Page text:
The burden of the Gospel

The wooden yoke enables heavy loads to be pulled with some ease. Photo: Canva.com

The wooden yoke enables heavy loads to be pulled with some ease. Photo: Canva.com

I was teaching a class of ten adults preparing for baptism in the parish of Hodogaya in Yokohama City, Japan. As a prayerful reflection, I presented them with the Gospel passage, “Come to me, all you who are weary and burdened, and I will give you rest. Take up my yoke upon you and learn from me, for I am gentle and humble in heart, and you will find rest for your souls. For my yoke is easy and my burden is light” (Matthew 11:28–30).

Hodogaya is a ward in the centre of Yokohama, a city of 3.7 million. Little of the ancient farmland remains. One person in the class asked me, “Father, what is a yoke?” I asked the other nine, who were all younger than 50 and city dwellers, if they could explain it. None of them had the vaguest idea what a yoke was!

I came to Japan in 1956, exactly 65 years ago. For ten years, I was stationed in rural towns and villages. At that time, there was none of the machinery used today in the cultivation of rice paddies. In early spring, the paddy was flooded and then ploughed.

A cow pulled the plough. On the animal’s shoulders, a yoke made of heavy, straight-grained wood was fitted and two chains connected it to the plough itself. A yoke in the time of Jesus was similar. Yokes of their very nature are exceptionally burdensome. Yet, Jesus says, “My yoke is easy”. Here, “easy” means it fits well. The carpenter takes a measurement and notes the contours of each cow’s neck before making the wooden yoke fit snugly.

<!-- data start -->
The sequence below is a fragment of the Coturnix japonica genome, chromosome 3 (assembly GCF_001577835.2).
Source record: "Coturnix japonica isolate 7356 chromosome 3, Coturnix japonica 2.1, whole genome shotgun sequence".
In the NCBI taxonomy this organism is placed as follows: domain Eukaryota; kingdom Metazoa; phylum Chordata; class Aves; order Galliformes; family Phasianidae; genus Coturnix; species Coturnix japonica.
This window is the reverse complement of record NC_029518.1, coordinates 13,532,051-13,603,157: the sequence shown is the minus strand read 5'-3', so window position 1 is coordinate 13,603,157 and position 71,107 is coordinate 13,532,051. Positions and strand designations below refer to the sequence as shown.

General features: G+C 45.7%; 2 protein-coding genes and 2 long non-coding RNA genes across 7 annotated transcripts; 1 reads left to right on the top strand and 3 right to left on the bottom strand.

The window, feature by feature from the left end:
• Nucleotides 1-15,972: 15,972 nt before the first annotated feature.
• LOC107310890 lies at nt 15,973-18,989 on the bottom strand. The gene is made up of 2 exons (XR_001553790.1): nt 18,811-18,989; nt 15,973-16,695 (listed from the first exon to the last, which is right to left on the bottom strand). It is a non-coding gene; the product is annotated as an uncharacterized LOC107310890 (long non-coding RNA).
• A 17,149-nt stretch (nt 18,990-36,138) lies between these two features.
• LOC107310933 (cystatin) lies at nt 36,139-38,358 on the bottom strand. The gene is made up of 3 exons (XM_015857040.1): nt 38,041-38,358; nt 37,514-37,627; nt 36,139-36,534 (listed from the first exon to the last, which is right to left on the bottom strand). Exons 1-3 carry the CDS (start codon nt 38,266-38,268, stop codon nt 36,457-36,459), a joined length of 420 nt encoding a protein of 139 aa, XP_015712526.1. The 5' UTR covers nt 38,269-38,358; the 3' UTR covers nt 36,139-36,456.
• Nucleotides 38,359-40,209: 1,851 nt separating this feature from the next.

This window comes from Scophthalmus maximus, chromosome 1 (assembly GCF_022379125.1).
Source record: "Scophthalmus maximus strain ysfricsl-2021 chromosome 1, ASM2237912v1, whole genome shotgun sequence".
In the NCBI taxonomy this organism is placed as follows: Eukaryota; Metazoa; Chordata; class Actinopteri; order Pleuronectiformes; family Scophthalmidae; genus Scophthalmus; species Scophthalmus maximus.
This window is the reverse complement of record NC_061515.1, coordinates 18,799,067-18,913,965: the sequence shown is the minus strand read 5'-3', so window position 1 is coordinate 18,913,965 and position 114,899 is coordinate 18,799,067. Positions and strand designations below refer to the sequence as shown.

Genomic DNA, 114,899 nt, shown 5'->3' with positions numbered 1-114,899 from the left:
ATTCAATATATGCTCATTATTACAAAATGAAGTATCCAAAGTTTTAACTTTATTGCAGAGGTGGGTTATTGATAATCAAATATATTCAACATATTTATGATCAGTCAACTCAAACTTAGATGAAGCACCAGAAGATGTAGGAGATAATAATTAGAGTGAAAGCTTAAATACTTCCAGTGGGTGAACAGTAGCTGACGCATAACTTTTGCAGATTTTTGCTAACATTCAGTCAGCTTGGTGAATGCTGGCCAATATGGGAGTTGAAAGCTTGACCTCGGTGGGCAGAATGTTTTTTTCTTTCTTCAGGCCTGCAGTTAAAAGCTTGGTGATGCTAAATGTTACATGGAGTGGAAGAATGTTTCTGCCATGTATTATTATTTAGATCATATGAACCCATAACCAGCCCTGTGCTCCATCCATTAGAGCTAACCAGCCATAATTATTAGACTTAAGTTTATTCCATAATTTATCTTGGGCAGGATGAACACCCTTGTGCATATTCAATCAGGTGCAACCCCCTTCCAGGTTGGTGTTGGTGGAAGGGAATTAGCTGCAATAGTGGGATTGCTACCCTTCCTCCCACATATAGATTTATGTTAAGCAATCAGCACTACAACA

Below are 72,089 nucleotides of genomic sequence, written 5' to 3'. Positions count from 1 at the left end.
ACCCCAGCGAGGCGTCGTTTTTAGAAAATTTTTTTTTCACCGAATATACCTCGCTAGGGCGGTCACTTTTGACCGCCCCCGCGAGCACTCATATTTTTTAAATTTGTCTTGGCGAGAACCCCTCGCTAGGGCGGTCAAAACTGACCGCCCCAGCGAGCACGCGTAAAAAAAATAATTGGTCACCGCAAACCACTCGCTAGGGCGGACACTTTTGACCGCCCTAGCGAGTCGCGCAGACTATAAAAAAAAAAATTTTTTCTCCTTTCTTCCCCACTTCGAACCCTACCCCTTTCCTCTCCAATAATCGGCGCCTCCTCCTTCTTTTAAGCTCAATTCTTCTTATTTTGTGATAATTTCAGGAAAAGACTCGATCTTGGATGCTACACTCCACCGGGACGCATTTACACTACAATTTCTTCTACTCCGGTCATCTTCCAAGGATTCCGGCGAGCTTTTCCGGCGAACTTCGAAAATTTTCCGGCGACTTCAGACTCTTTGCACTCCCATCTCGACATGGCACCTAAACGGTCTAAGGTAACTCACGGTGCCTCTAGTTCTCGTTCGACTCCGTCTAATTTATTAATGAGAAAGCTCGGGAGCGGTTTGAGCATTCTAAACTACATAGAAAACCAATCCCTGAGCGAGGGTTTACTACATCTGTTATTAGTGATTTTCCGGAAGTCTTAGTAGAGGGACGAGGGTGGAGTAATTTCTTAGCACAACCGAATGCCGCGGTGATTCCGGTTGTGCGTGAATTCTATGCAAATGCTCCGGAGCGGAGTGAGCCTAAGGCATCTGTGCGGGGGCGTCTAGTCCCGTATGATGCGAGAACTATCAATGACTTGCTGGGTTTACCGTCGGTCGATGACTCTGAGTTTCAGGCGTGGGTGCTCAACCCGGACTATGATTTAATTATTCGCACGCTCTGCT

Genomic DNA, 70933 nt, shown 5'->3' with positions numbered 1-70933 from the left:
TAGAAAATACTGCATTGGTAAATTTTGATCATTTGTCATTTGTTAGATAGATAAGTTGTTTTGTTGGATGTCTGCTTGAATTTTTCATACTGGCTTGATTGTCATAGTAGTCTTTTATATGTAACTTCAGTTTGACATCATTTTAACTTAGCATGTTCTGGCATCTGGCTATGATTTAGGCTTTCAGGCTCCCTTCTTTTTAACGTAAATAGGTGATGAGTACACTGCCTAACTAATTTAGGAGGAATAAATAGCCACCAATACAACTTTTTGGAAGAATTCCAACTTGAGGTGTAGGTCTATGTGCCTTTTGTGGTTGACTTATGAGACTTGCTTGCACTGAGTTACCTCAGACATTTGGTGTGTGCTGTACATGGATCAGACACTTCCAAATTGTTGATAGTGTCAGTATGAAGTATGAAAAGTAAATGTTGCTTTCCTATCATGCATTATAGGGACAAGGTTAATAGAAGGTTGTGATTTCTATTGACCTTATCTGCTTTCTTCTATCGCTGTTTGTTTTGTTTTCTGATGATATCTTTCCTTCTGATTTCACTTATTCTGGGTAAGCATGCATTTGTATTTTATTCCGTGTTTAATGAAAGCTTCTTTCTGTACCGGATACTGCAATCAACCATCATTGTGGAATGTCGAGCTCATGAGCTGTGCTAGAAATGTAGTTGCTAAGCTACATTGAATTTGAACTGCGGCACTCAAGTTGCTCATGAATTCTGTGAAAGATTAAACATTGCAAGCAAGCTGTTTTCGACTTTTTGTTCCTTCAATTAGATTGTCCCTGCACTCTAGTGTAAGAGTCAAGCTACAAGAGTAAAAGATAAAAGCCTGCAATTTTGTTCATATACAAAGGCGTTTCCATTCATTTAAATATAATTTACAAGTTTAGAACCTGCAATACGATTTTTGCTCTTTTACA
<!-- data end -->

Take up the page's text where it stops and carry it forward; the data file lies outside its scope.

There is a non-biblical legend that Jesus, as a carpenter of Nazareth, was known as a skilful yoke-maker. Another crucial point in understanding what Jesus is telling us is this: the yoke Jesus refers to is of the double-harness variety. So even though it was heavy, when carried by two animals, its load becomes light and easy to bear. The point of significance is this: Jesus himself is teamed with us. This gives a deep and encouraging meaning to the text.

Having given this background to my Japanese class of city dwellers, I asked them to ponder Jesus’ living words as addressed to each of them in the quiet of their hearts. “Everyone who is tired, and weighed down with heavy burdens, come to me. I will cause you to be refreshed. Take my yoke upon you. My yoke is easy to carry, and my burden is light.” Fatigue of both body and heart are endemic in our modern society. We are so competitive! We get so busy. We all carry burdens. We all need the rest, the encouragement, the meaning and the new energy that Jesus gives. Let us go to him with confidence.

Columban Fr Barry Cairns lives and works in Japan

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